Data-driven modeling usually suffers from data sparsity, especially for large-scale modeling for urban phenomena based on single-source urban infrastructure data under fine-grained spatial-temporal contexts.
Carpooling has long held the promise of reducing gas consumption by decreasing mileage to deliver co-riders. Although ad hoc carpools already exist in the real world through private arrangements, little research on the topic has been done. In this paper, we present the first systematic work to design, implement, and evaluate a carpool service, called coRide, in a large-scale taxicab network intended to reduce total mileage for less gas consumption.
The first video demonstrats detection of a wh-question non-manual marker. Tracked face and head is shown on left, while the right image shows the extracted spatial pyramid features. Red bars indicate detection of the wh non-manual marker, while blue bars indicate that the system detects no wh non-manual marker.
This paper introduces a new mobile sensor scheduling problem involving a single robot tasked to monitor several
The overreaching goal of CometCloud is to enable highly heterogeneous, dynamically federated computing and data platforms that can support end-to-end application workflows with diverse and dynamic changing application requirements. This is achieved through (a) autonomic on-demand federation of geographically distributed compute and data resources as needed by the application workflow, and (b) exposing the resulting software-defined federated cyberinfrastructure using elastic cloud abstractions and science-as-a-service platforms. As a result, CometCloud is able to create a nimble and dynamically programmable environment that autonomously evolves over time, adapting to changes in both the federated infrastructure and the application requirements.
DataSpaces is a programming system targeted at current large-scale systems and designed to support dynamic interaction and coordination patterns between scientific applications. DataSpaces essentially provides a semantically specialized shared-space abstraction using a set of staging nodes. This abstraction derives from the tuple-space model and can be associatively accessed by the interacting applications of a simulation workflow. DataSpaces also provides services including distributed in-memory associative object store, scalable messaging, as well as runtime mapping and scheduling of online data analysis operations.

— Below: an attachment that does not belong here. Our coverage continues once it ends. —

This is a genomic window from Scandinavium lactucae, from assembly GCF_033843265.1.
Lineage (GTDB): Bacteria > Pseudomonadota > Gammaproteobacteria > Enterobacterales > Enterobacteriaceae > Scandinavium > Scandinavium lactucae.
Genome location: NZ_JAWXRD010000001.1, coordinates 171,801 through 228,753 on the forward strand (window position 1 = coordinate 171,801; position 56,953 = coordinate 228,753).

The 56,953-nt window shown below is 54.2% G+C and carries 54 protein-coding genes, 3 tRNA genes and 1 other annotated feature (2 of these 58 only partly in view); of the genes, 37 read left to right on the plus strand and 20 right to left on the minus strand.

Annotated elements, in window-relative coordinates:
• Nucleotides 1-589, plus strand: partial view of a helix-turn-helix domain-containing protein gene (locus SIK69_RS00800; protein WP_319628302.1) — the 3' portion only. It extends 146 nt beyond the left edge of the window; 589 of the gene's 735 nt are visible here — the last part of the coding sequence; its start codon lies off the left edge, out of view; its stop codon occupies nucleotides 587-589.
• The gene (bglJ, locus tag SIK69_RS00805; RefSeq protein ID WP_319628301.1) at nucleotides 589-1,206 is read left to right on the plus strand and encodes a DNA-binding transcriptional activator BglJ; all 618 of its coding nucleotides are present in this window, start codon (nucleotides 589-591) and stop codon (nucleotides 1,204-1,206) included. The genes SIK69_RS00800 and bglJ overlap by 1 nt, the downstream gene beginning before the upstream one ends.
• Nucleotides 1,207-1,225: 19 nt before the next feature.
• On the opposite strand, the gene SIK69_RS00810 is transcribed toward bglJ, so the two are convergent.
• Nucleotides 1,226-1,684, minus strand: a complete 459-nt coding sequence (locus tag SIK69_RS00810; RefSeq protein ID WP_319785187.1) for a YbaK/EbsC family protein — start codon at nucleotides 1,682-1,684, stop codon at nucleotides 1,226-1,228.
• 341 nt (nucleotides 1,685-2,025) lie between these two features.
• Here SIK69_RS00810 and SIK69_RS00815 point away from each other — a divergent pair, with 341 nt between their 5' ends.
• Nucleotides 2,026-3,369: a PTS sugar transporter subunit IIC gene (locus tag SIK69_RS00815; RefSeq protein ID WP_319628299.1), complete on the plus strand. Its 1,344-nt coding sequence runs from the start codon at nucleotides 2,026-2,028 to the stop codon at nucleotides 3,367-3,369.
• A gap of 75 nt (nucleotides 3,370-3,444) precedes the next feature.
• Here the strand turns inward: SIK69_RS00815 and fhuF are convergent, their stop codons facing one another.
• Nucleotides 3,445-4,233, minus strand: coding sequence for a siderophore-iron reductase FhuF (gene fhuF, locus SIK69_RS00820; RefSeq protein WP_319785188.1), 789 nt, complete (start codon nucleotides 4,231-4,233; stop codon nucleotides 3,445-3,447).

The GreenHPC initiative at Rutgers is a research and educational initiative aiming at addressing several efforts in the intersection of energy efficiency, scalable computing and high performance computing. Key focus areas include (1) Energy efficiency of scientific data analysis pipelines at scale, (2) In-situ data analytics and co-processing at extreme scales and (3) Application-aware cross-layer power management for High Performance Computing systems .GreenHPC also acts as a forum for researchers and the educational community to exchange ideas and experiences on energy efficiency by disseminating research results, educational activities at different levels (PhD, MS, undergraduate - REU, K12 - GSET) and organizing events and editorial activities of related topics
Parasol is a green micro-datacenter partially powered by solar energy and partially cooled by "free-cooling". It comprises a small container, a set of solar panels, and batteries. The container lies on a steel structure placed on the roof of our building. The solar panels are mounted on top of the steel structure and shade the container from the sun. The container hosts two racks of energy-efficient servers (up to 160 of them) and networking equipment. The container uses free cooling whenever possible, and direct-exchange air conditioning otherwise.
Current advances in computer science and other disciplines rely on the massive computation horsepower of data parallel architectures, such as GPUs. Programming data parallel architecture is not easy, as it requires the efficient handling of data movements across the memory hierarchy of thousands of processing cores.